By Hari Kumar
As Hong Kong awaits the arrival of coronavirus vaccines, the government should be preparing the ground to ensure its inoculation drive is more popular than the universal mass testing organised earlier this year, when 1.7 million people volunteered.
The government decision to acquire vaccines from Sinovac, a mainland firm, even before it has published its third phase results, has reportedly raised objections from some experts.
Chief Executive Carrie Lam dismissed such talk as rumours and asked Hongkongers not to politicise the matter. Still the head of the Public Doctors Association, Arisina Ma, said some frontline health workers would adopt a wait-and-watch attitude when the vaccination starts, citing concerns about side-effects.
With vaccine nationalism and political polarisation on the rise, vaccines made in China have already been snared in controversies in places like Brazil. If there are doubts about the transparency of the trial when the Sinovac data is finally peer-reviewed, this could snowball into a lack of confidence in the company’s product.
Even without any such controversy, new vaccines have always evoked fear and doubts as the history of inoculations show.
So it is prudent for the government to form a steering committee comprised of health experts to oversee the programme, especially as top government officials have been sending mixed messages over their pandemic measures.
The announcement of more subsidies after a U-turn, and Health Secretary Sophia Chan’s statements on whether vaccine makers will be exempted from lawsuits, are two of the recent examples.
Compared to top officials, messages from the Centre for Health Protection and other health experts have been well received, even though they have not always come to similar conclusions.
Given this scenario, a vaccination drive will be much more effective if they are seen to be at the forefront of it, along with other prominent figures in society.
Leesa Lin of the London School of Hygiene and Tropical Medicine said a network of reliable sources is needed to achieve public support before mass inoculation campaigns begin.
“Disseminating validated vaccine-related information via trusted messengers like health experts, through public forums and through local networks, like community leaders and primary care physicians, is the way,” she said.
Such a step will be crucial in the months ahead. As more people worldwide get vaccinated, there are bound to be reports of some adverse reactions. Health authorities in Britain have already decided against giving the Pfizer vaccine to those with severe allergies for fear of complications.
Such isolated incidents being widely circulated through social media, and campaigns by vaccine sceptics, could have a detrimental effect on vaccination campaigns.
“One of the key reasons why there will always be vaccine rumours, some more benign than others, is that vaccines will always have risks. Even with the best scientific evidence, there will still be uncertainty,” writes Heidi Larsen in her book Stuck: how vaccine rumours start and why they don’t go away.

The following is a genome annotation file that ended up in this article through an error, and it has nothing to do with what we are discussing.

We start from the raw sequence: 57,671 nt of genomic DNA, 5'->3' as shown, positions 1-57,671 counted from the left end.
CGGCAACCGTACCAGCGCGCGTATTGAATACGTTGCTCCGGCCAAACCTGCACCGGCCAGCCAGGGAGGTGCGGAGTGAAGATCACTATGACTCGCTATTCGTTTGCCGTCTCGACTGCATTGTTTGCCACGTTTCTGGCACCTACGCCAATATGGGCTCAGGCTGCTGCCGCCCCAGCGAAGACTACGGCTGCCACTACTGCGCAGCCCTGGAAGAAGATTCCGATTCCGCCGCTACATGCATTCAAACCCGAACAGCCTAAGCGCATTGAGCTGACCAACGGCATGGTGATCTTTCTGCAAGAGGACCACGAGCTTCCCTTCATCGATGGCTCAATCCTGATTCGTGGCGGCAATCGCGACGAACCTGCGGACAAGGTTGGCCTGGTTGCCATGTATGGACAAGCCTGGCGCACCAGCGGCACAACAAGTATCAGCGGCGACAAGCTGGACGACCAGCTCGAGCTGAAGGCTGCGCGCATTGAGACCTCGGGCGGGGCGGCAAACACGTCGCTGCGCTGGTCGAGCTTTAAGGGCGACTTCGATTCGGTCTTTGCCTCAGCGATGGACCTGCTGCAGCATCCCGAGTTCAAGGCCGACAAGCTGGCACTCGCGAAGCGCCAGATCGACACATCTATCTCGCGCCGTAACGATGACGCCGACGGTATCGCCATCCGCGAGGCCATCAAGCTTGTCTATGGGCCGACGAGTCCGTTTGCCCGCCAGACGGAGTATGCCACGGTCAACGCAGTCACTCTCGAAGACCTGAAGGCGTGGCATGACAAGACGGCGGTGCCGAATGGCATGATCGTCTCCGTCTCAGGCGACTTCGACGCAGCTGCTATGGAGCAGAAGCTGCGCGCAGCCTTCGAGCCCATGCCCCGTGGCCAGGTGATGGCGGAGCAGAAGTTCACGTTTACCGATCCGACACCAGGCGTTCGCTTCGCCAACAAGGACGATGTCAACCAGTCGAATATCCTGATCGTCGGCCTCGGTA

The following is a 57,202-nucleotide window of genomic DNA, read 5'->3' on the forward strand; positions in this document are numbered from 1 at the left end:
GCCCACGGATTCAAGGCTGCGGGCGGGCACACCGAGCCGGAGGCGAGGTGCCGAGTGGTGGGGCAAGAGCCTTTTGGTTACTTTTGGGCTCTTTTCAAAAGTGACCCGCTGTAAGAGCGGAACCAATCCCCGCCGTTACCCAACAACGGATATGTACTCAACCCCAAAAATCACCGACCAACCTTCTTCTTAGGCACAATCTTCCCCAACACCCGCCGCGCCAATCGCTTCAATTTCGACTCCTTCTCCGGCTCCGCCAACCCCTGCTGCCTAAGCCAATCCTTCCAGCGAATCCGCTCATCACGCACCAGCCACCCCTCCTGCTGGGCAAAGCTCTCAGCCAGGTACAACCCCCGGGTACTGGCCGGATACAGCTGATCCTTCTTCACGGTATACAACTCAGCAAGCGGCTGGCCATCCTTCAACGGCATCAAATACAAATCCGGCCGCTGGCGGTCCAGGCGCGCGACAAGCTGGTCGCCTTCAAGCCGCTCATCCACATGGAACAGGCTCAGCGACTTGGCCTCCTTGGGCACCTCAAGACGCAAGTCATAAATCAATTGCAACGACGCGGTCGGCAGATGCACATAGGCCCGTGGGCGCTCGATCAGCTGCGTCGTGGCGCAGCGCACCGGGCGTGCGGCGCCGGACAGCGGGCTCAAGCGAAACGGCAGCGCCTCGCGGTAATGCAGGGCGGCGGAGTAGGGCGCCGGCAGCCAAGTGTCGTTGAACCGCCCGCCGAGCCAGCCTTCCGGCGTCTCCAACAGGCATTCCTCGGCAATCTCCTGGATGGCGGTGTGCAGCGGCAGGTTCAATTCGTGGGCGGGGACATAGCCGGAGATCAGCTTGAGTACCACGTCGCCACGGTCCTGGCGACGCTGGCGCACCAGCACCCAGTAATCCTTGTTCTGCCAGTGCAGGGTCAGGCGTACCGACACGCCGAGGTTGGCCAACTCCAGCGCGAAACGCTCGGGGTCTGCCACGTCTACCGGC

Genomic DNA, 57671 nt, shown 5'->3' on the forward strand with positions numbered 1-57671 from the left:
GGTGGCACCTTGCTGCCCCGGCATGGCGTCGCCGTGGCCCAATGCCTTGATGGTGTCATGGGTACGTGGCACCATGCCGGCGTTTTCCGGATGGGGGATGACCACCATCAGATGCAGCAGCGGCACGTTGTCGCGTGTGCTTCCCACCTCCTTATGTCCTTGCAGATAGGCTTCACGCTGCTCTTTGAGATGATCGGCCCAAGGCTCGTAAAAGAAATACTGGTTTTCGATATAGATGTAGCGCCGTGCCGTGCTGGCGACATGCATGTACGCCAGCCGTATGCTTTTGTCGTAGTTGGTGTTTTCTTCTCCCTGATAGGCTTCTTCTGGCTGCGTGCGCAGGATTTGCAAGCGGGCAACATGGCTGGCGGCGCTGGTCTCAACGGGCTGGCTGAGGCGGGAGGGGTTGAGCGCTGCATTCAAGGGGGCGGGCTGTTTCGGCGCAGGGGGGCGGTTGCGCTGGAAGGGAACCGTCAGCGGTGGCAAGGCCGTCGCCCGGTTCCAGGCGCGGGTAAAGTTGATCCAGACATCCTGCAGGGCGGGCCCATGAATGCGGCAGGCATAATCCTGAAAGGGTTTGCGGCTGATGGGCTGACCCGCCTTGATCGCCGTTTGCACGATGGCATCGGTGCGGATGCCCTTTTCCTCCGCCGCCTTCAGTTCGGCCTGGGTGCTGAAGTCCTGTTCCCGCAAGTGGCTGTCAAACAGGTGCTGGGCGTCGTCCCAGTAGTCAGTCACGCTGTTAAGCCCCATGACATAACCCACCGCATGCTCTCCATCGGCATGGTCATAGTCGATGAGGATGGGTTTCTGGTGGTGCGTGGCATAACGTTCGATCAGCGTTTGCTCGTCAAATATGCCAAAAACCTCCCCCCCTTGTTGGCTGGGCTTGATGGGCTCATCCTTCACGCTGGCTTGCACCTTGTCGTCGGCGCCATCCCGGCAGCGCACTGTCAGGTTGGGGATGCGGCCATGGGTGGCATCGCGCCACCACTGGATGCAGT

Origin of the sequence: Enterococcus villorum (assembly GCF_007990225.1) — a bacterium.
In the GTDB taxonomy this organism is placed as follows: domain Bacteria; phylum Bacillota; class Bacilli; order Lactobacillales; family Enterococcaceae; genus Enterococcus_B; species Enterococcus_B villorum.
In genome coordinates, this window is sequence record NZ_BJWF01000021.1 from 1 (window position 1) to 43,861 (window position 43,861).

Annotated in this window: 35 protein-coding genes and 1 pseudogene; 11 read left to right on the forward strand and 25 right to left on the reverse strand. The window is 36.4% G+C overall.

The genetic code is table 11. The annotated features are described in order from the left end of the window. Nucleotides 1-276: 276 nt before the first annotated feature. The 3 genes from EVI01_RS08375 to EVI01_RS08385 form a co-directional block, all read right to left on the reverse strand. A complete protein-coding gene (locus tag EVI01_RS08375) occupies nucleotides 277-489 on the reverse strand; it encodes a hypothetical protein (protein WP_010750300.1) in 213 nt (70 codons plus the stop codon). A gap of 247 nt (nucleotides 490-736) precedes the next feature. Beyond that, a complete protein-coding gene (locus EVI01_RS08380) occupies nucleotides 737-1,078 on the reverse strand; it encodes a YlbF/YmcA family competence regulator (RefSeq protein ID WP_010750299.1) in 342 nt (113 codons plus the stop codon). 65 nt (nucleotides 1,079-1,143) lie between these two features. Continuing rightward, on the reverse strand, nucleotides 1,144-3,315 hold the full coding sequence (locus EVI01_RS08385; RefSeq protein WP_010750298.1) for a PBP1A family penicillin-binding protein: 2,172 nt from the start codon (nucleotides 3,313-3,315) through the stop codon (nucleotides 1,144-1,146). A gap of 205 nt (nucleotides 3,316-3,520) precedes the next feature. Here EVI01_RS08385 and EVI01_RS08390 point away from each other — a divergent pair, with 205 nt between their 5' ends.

Larsen, who founded the global initiative Vaccine Confidence Project to push back against rising scepticism about vaccinations, says in the book that building “a dialogue between citizens and scientists and engaging citizens as part of the public health endeavour, rather than shutting down the conversation with seeming censorship around alternative voices, will be crucial.”
To achieve that, an oversight committee should bring into the fold people from all walks of life for the common good of Hong Kong. Business stalwarts who are highly regarded in the city, professionals who have achieved excellence in their fields, academics, and NGOs who have been working for the welfare of the people should become a part of it.
Along with government agencies and the private sector, elected representatives from both the Legislative Council and the District Councils should be involved — with very clear guidelines that this is not a political issue but a fight against a common enemy.
The government and parties aligned with it should realise that any move to make vaccinations mandatory can lead to resistance, even if backed by monetary incentives or threats of fines.
The opposition should be made aware that campaigns against vaccines made in China could prove counter-productive. Vaccines approved in some Western countries are using a technology never employed before.
Both Pfizer and Moderna have reported minor side-effects like fever and fatigue after the jabs and plan long-term monitoring.
So it would be wise for politicians to leave opinions about the desirability of different vaccines to health experts.
The virus doesn’t distinguish between political leanings, age, wealth or gender. History has shown us that there have been many instances when even warring factions in one place have united against an aggressor from outside.
A public mobilisation at grassroots level could also be beneficial. Regular monitoring of those given the shot and their feedback will help experts detect and analyse if any side effects surface in some groups.
A comprehensive network of private practitioners, community leaders and young people trained to collect such data will go a long way in ensuring the success of the mass vaccinations.
Hong Kong has been deeply divided over the last few months. But bringing everyone together to fight Covid-19 could be the first step towards the healing that this city desperately needs.
Hari Kumar is a journalist based in Hong Kong since 2003.
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